On October 6, 2001, legendary Hall of Fame and Baltimore Orioles shortstop Cal Ripken, Jr. gave his farewell-to-baseball speech. His words were very intriguing:
As a kid, I had this dream. And I had the parents that helped me shape that dream. Then I became part of an organization—the Baltimore Orioles—to help me grow that dream. Imagine playing for my hometown team for my whole career. And I have a wife and children to help me share and savor the fruits of that dream. And I’ve had teammates who filled my career with unbelievable moments. And you fans, who have loved the game, and have shared your love with me.
Now it is a fact that Ripken had one of the standout baseball careers of all time. As a result, he could have talked about his 3,184 career hits, 19 times as an All Star, his two times as the American League Most Valuable Player, his part in the Orioles 1983 World Series championship, or, most notably, his record 2,632 consecutive games played streak. Citing any or all of those things would have been in keeping with what is often the mindset of the modern athlete. But he didn’t.
Notice again his speech. Ripken talked about his parents, his wife and children, his teammates, and the Baltimore fans and organization. As he reflected on his 20-year baseball career, it wasn’t about the game for Ripken. It was about relationships.
Relationships are the key to everything in life. Beginning with a relationship with God through faith in Christ, all of our lives are marked—for good or for ill—by the presence or absence, the loss or gain, the joy or heartaches of relationships. Nothing is more clear than the fact that we are made for community and designed to both want and need relationships. After all, as God said in the ancient garden, “It is not good that man should be alone” (Genesis 2:18).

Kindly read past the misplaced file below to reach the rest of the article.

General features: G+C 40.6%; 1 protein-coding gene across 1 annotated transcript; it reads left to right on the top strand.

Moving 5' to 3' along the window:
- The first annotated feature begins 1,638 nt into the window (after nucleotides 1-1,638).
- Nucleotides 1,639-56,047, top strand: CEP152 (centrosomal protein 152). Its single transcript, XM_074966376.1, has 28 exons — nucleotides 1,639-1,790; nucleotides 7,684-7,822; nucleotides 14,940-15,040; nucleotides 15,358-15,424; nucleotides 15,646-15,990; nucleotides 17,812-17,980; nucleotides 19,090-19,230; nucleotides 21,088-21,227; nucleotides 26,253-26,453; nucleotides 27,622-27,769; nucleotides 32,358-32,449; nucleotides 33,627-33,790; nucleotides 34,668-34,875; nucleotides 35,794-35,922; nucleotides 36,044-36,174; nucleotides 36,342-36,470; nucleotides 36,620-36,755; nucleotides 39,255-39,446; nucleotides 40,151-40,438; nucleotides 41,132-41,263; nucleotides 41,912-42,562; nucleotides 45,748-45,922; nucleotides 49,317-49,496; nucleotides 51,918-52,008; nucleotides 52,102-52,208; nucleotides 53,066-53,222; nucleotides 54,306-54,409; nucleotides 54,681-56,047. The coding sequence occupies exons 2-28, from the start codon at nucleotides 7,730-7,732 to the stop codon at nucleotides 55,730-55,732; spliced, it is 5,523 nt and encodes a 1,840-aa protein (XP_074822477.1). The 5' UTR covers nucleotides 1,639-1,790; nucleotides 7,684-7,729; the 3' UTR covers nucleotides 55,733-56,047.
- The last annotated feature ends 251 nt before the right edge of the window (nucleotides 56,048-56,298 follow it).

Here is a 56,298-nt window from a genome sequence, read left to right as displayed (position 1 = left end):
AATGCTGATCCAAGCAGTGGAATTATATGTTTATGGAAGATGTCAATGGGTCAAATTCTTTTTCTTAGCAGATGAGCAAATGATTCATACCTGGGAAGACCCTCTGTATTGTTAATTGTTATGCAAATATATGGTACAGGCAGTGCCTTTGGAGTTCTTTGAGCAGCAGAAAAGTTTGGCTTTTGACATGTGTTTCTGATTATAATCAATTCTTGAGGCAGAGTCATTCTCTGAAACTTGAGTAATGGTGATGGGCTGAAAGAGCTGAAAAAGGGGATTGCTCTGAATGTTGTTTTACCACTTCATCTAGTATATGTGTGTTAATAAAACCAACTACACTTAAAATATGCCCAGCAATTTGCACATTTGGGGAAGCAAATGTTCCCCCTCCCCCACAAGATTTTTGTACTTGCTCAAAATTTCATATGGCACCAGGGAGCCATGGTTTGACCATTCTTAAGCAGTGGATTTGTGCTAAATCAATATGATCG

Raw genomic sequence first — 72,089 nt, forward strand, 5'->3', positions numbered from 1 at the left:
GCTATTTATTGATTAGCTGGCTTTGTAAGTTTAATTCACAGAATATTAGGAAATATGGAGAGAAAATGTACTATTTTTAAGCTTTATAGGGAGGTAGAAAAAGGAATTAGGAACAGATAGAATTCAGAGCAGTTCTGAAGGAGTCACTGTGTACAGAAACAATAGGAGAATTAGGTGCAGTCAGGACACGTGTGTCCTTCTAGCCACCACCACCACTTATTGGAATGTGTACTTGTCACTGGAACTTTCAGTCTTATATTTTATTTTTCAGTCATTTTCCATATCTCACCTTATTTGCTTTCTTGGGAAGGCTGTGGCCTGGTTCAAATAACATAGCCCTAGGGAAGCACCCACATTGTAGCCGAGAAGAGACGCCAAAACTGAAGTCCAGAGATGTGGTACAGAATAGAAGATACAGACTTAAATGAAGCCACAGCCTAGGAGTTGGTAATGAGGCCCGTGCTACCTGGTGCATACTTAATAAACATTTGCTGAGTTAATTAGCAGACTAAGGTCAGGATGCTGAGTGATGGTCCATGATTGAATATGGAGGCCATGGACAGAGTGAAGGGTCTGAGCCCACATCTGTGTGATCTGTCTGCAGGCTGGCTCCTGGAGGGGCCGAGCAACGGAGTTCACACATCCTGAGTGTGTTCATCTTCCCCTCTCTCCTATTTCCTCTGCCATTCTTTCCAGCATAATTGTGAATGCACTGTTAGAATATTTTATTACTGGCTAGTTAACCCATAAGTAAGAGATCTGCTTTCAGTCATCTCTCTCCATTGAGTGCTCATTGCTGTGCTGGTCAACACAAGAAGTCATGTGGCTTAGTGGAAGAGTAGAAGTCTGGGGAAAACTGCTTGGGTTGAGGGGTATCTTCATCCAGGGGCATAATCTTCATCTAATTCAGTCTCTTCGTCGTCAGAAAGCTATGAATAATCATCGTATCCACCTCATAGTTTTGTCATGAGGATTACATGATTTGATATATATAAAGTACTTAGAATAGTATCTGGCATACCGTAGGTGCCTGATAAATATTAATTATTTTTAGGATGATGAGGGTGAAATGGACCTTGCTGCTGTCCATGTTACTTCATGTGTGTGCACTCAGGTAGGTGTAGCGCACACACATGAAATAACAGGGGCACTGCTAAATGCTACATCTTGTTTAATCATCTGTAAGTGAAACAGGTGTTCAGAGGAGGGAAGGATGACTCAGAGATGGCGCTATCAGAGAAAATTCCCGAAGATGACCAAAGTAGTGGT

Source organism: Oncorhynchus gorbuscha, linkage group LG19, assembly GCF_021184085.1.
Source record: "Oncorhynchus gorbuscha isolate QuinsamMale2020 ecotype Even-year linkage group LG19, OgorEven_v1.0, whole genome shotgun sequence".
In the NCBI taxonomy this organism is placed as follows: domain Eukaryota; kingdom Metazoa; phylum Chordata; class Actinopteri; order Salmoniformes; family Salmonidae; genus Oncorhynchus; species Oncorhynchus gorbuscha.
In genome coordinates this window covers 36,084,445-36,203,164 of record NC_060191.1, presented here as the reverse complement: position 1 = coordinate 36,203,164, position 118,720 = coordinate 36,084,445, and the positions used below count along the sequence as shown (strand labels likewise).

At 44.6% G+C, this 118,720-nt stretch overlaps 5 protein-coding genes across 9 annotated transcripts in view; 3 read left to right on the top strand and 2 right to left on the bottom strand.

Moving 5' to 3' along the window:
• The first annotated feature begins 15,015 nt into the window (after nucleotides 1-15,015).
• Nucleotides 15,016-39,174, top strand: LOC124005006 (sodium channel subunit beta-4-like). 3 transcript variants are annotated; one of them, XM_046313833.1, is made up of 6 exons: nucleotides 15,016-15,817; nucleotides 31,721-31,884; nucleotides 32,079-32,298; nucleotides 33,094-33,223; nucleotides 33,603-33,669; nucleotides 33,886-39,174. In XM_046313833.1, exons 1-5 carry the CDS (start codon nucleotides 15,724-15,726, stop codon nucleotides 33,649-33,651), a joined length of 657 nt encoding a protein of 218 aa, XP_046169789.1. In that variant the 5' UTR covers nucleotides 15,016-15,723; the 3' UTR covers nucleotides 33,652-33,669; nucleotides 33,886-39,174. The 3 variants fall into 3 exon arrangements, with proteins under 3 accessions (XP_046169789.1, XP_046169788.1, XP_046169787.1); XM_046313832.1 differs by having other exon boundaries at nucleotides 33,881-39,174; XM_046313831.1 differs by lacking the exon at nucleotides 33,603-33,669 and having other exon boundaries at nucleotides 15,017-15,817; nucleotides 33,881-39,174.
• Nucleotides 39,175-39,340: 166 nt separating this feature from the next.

We are made for Him and we are made for each other—which is why there is so much relational wisdom in the pages of the Scriptures. For instance, Paul wrote:
Repay no one evil for evil. Have regard for good things in the sight of all men. If it is possible, as much as depends on you, live peaceably with all men. (Romans 12:17-18)
That is relational stuff! Just as, in sports, it’s not just about the game, in life it is not just about me. It is about relationships with others, and how we live out those relationships. It is about caring for the needs and concerns of others, as we read in Philippians 2:3-4:
Let nothing be done through selfish ambition or conceit, but in lowliness of mind let each esteem others better than himself. Let each of you look out not only for his own interests, but also for the interests of others.
How we engage others in relationship is a vital part of life. And, living those relationships in a manner that pleases our Lord is critical to meaningful living.
Bill Crowder, Sports Spectrum Chaplain